Governor Asa Hutchinson used the fact that a business held a state license as leverage against a business to enforce one of his Covid-19 orders when he suspended a license. In this instance, it was the concert venue, TempleLive, in Fort Smith that had a concert scheduled but in his edict the Governor had arbitrarily decided such venues could not open for three more days.
To keep his order from being ignored, the Governor issued a cease and desist order and then jumped to the action of temporarily suspending the business’ license to sell alcohol. This effectively stopped the event. It also set the alarming precedent that any license you might hold can and will be used against you to force you to comply even with questionable orders of the Governor.
Instead of trying to enforce his order with an injunction, where the validity of his order would likely be challenged, he bypassed that safeguard by just having a state agency summarily suspend the license. WHERE WAS DUE PROCESS?
Governor Hutchinson’s strong-arm tactic shifted the burden to the business. which could appeal to the agency that suspended the license and which was no remedy at all because the concert date would have already passed.
This tactic takes Arkansas down a dangerous path. The tactic is a problem even if you want the Governor’s Covid orders to be strictly enforced and made even stronger. It is a problem even if you would ordinarily not care about this particular business, about concerts, or about the sale of alcohol. It takes us down a dangerous path.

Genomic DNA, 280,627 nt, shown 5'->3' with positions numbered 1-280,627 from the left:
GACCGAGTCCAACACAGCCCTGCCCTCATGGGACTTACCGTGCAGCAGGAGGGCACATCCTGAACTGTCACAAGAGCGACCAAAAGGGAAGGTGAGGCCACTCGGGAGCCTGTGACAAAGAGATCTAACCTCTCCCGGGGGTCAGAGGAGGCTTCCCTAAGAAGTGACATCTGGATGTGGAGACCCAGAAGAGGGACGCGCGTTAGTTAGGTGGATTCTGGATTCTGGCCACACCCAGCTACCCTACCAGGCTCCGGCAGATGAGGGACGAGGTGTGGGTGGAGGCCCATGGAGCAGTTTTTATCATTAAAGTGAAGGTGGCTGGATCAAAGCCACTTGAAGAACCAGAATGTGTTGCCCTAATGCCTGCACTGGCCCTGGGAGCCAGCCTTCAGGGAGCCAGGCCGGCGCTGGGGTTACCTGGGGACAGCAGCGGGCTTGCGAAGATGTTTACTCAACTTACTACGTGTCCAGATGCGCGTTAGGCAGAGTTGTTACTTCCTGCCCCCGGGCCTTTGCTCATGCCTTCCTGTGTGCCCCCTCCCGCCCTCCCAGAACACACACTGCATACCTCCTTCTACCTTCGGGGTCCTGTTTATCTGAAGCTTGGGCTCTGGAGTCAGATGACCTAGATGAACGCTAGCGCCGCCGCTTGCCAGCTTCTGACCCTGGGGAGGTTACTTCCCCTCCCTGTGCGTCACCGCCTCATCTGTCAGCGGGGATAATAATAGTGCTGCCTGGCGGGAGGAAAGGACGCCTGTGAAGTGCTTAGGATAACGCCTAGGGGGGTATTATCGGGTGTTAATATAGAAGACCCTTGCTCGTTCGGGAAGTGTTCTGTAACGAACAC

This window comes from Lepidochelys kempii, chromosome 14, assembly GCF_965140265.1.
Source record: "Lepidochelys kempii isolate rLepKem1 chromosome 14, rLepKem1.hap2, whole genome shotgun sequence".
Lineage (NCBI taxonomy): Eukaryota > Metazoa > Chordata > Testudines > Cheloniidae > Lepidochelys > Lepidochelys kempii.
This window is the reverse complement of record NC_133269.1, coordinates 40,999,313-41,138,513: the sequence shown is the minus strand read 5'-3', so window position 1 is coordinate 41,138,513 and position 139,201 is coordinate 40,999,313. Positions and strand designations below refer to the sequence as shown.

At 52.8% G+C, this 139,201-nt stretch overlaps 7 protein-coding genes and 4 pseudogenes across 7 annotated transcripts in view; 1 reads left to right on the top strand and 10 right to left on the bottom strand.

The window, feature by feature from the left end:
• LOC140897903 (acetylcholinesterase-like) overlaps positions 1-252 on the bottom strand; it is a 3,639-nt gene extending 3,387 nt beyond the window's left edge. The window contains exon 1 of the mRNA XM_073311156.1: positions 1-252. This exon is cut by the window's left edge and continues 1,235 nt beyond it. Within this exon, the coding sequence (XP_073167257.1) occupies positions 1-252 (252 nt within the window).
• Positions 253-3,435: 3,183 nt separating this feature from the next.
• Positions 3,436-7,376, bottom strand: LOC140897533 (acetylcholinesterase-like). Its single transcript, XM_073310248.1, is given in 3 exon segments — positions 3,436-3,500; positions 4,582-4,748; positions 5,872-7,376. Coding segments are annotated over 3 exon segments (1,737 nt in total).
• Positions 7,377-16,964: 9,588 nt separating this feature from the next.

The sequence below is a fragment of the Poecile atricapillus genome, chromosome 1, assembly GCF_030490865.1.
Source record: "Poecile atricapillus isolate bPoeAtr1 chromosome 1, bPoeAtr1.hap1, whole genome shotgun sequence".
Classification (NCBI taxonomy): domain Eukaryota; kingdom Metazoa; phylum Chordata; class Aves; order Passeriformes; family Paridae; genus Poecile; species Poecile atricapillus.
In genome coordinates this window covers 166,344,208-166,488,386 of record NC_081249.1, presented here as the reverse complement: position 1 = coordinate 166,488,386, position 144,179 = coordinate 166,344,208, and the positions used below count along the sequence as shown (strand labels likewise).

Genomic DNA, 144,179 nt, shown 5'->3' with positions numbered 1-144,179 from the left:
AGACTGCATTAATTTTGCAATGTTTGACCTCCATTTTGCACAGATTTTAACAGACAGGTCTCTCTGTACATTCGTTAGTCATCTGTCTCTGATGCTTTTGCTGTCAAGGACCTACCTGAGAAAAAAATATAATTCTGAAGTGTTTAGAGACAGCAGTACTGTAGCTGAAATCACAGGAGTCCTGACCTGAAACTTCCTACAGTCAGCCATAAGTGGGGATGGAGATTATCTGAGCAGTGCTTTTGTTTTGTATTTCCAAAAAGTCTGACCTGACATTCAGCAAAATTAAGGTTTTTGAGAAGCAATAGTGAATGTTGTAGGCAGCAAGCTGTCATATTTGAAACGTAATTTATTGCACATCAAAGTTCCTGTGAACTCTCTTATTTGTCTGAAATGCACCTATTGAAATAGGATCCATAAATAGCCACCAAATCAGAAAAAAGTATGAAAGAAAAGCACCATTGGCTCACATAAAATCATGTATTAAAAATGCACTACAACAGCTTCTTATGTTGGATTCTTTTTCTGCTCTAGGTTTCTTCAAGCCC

Have you stopped to think about how much of our lives are subject to a license or permits? What if the state uses the same tactic to revoke your licenses or privileges for a reason unrelated to the conditions for holding the license or permit?
As Americans we place a great value on our freedoms. Yet at every turn we are licensed, regulated, and taxed. Even to drive a car to work to make a living, you need a driver’s license and a license for the vehicle. And that is just the beginning of licenses and permits that apply to your work, your activities, and your property.
Every business must get permits, licenses, etc. When you go into a business (if Asa lets you) start noticing licenses and permits posted in businesses.
Many occupations require a state license. Arkansas imposes more occupational licenses than most states and we are just a small state.
Quickly you can see that Governor Hutchinson’s tactic of suspending a license to enforce an executive order is a huge expansion of government power over you. The tactic is leverage over everyone. The tactic is tyranny.
Small businesses are the most vulnerable to such strong armed abuse.
By the way, Governor Hutchinson was not the first governor to use a state license as leverage to enforce a Covid order. His action mirrored the tactic used by Governor Gretchen Whitmer of Michigan, a Democrat, when she suspended a barber’s license for not complying with her Covid order shutting down such businesses. Ultimately, the Michigan Supreme Court ruled that barber had the RIGHT to work.
Tell your elected officials to never go down that path again.
The legislature needs to pass a law (and also propose a constitutional amendment) to prohibit the executive branch from abusing licensing and permitting powers to enforce compliance with unrelated orders.